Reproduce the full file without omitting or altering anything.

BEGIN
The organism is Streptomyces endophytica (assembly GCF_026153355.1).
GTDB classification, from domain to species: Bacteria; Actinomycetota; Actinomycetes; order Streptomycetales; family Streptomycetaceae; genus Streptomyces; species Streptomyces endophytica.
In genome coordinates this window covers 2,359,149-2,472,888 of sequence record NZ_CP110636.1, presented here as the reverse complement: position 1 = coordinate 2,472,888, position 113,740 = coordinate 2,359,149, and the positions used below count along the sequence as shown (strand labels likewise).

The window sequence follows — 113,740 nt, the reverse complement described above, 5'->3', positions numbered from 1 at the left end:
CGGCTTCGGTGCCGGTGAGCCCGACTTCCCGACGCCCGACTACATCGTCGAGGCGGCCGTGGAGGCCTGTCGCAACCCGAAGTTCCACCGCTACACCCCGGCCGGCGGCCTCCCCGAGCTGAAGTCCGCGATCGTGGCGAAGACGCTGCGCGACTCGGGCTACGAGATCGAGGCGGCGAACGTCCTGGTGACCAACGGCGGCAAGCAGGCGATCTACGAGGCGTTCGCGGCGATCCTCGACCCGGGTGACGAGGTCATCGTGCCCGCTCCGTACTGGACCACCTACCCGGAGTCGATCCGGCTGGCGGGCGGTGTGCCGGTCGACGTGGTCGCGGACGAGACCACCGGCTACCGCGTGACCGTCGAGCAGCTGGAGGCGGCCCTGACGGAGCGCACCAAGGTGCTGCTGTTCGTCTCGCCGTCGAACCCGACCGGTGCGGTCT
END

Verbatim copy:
The organism is Streptomyces endophytica (assembly GCF_026153355.1).
GTDB classification, from domain to species: Bacteria; Actinomycetota; Actinomycetes; order Streptomycetales; family Streptomycetaceae; genus Streptomyces; species Streptomyces endophytica.
In genome coordinates this window covers 2,359,149-2,472,888 of sequence record NZ_CP110636.1, presented here as the reverse complement: position 1 = coordinate 2,472,888, position 113,740 = coordinate 2,359,149, and the positions used below count along the sequence as shown (strand labels likewise).

The window sequence follows — 113,740 nt, the reverse complement described above, 5'->3', positions numbered from 1 at the left end:
CGGCTTCGGTGCCGGTGAGCCCGACTTCCCGACGCCCGACTACATCGTCGAGGCGGCCGTGGAGGCCTGTCGCAACCCGAAGTTCCACCGCTACACCCCGGCCGGCGGCCTCCCCGAGCTGAAGTCCGCGATCGTGGCGAAGACGCTGCGCGACTCGGGCTACGAGATCGAGGCGGCGAACGTCCTGGTGACCAACGGCGGCAAGCAGGCGATCTACGAGGCGTTCGCGGCGATCCTCGACCCGGGTGACGAGGTCATCGTGCCCGCTCCGTACTGGACCACCTACCCGGAGTCGATCCGGCTGGCGGGCGGTGTGCCGGTCGACGTGGTCGCGGACGAGACCACCGGCTACCGCGTGACCGTCGAGCAGCTGGAGGCGGCCCTGACGGAGCGCACCAAGGTGCTGCTGTTCGTCTCGCCGTCGAACCCGACCGGTGCGGTCT